The stranger's countenance still wore a smile, which seemed 15 to shed a yellow lustre all about the room, and gleamed on little

Marygold's image, and on the other objects that had been changed by the touch of Midas.

"Well, friend Midas,” said the stranger, “pray how do you succeed with the Golden Touch ?” 20 Midas shook his head.

“I am very miserable,” said he.

“Very miserable, indeed !” exclaimed the stranger. “And how happens that? Have I not faithfully kept my promise

with you? Have you not everything that your heart desired ?" 25 “Gold is not everything," answered Midas. “And I have lost all that my heart really cared for.”

"Ah! So you have made a discovery since yesterday?” observed the stranger. “Let us see, then. Which of these two

things do you think is really worth the most,—the gift of the 30 Golden Touch, or one cup of clear cold water ?"

“O, blessed water !” exclaimed Midas. “It will never moisten my parched throat again !".

“The Golden Touch," continued the stranger, “or a crust of bread?”

“A piece of bread," answered Midas, “is worth all the gold on earth!" 5 “The Golden Touch," asked the stranger, “or your own little Marygold, warm, soft, and loving, as she was an hour ago ?”

"O, my child, my dear child !" cried poor Midas, wringing his hands. “I would not have given that one small dimple in

her chin for the power of changing this whole big earth into a 10 solid lump of gold !”

“You are wiser than you were, King Midas!” said the stranger, looking seriously at him. “Your own heart, I perceive, has not been entirely changed from flesh to gold. Were it so,

your case would indeed be desperate. But you appear to be still 15 capable of understanding that the commonest things, such as

lie within everybody's grasp are more valuable than the riches which so many mortals sigh and struggle after. Tell me, now, do you sincerely desire to rid yourself of this Golden Touch ?":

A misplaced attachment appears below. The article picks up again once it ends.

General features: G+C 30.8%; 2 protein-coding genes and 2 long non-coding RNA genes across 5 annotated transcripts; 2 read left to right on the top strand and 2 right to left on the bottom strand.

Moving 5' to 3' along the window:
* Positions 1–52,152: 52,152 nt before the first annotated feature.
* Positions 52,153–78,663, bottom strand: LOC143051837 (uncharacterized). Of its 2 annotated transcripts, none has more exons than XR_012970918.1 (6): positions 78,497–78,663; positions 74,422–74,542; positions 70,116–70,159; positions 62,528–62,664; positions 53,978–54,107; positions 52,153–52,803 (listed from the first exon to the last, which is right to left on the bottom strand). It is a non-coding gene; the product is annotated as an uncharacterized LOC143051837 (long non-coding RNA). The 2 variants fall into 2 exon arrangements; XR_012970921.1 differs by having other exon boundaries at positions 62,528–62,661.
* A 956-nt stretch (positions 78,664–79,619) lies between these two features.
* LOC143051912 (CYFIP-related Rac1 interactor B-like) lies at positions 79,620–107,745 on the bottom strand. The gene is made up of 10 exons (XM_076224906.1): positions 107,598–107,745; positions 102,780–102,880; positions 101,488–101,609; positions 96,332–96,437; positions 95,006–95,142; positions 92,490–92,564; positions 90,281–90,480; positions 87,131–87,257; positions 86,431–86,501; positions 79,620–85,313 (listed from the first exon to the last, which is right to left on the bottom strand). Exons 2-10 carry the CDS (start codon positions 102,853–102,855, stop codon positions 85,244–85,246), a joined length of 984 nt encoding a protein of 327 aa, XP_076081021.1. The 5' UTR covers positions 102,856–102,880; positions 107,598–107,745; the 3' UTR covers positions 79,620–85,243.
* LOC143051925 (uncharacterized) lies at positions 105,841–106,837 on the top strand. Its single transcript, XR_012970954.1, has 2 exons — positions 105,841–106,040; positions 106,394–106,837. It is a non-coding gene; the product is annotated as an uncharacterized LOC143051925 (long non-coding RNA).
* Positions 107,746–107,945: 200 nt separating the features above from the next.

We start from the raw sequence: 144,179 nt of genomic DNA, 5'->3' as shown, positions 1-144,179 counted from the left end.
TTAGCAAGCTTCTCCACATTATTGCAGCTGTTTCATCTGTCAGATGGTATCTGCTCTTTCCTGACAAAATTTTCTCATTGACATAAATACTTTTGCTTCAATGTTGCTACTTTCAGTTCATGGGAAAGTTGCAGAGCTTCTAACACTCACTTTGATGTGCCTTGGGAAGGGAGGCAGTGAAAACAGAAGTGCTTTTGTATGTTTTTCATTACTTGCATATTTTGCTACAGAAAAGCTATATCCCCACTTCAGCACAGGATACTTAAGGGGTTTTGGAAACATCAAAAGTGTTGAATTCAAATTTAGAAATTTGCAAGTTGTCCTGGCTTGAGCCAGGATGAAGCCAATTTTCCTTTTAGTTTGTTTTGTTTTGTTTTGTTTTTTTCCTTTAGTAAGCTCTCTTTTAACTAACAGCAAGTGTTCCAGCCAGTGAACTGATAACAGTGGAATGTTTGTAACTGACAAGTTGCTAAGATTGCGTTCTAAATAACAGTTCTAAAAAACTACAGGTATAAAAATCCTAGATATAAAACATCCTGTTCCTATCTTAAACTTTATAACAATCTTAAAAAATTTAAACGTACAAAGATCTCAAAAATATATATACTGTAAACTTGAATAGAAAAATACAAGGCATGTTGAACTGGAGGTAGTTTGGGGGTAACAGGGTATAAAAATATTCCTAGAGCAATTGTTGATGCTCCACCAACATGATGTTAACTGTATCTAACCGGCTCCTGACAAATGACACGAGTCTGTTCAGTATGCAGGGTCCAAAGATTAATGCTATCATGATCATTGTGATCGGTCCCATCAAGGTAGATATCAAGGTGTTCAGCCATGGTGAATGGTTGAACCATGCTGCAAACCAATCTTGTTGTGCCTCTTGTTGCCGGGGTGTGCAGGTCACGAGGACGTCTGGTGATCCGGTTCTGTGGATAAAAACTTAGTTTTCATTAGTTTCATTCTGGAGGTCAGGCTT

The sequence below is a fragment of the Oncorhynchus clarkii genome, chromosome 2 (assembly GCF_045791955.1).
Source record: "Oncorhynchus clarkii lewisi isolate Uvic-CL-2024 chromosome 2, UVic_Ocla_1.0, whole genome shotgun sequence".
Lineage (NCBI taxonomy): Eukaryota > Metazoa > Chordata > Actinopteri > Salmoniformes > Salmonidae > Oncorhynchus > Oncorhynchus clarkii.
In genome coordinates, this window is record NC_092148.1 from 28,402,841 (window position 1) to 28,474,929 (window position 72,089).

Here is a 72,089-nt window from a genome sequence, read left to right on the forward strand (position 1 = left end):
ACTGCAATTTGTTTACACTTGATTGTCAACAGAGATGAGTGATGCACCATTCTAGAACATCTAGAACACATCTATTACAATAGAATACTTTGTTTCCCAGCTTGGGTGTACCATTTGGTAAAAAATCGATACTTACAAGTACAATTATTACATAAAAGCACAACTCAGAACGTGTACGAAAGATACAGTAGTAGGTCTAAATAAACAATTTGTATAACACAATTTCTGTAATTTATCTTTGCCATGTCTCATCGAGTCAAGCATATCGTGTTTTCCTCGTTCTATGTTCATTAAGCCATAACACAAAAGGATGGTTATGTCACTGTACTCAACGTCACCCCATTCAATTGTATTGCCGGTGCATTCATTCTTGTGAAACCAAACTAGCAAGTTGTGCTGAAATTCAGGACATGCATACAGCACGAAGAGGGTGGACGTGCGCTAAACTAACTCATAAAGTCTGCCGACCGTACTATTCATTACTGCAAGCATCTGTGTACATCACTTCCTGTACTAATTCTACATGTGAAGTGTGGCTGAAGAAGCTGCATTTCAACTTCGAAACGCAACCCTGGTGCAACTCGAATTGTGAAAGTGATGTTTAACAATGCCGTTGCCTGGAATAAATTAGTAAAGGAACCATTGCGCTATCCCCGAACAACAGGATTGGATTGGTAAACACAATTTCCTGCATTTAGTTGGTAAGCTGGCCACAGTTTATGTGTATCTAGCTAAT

"It is hateful to me!” replied Midas. 20 A fly settled on his nose, but immediately fell to the floor; for it, too, had become gold. Midas shuddered.

“Go, then," said the stranger, "and plunge into the river that glides past the bottom of your garden. Take likewise a

vase of the same water, and sprinkle it over any object that 25 you may desire to change back again from gold into its former

substance. If you do this in earnestness and sincerity, it may possibly repair the mischief which your avarice has occasioned.”

King Midas bowed low; and when he lifted his head, the lustrous stranger had vanished. 30 You will easily believe that Midas lost no time in snatching

up a great earthen pitcher (but, alas! it was no longer earthen after he touched it), and hastening to the river-side. As he scampered along, and forced his way through the shrubbery,

it was positively marvelous to see how the foliage turned yellow 35 behind him, as if the autumn had been there, and nowhere else.

On reaching the river's brink, he plunged headlong in, without waiting so much as to pull off his shoes.

"Poof! poof! poof!" snorted King Midas, as his head emerged out of the water. “Well; this is really a refreshing : 5 bath, and I think it must have quite washed away the Golden Touch. And now for filling my pitcher !”

As he dipped the pitcher into the water, it gladdened his very heart to see it change from gold into the same good, honest

earthen vessel which it had been before he touched it. He 10 was conscious, also, of a change within himself. A cold, hard

and heavy weight seemed to have gone out of his bosom. No doubt, his heart had been gradually losing its human substance, and changing itself into dull metal, but had now softened back

again into flesh. Seeing a violet, that grew on the bank of the 15 river, Midas touched it with his finger, and was overjoyed to

find that the delicate flower retained its purple hue, instead of undergoing a yellow blight. The curse of the Golden Touch had, therefore, really been removed from him.

King Midas hastened back to the palace: and, I suppose, the 20 servants knew not what to make of it when they saw their royal

master so carefully bringing home an earthen pitcher of water. But that water, which was to undo all the mischief that his folly had wrought, was more precious to Midas than an ocean of

molten gold could have been. The first thing he did, as you 25 need hardly be told, was to sprinkle it by handfuls over the golden figure of little Marygold.

No sooner did it fall on her than you would have laughed to see how the rosy color came back to the dear child's cheek !

and how she began to sneeze and splutter !—and how astonished 30 she was to find herself dripping wet, and her father still throwing more water over her!

“Pray do not, dear father !” cried she. “See how you havo wet my nice frock, which I put on only this morning !"

For Marygold did not know that she had been a little golden 35 statue; nor could she remember anything that had happened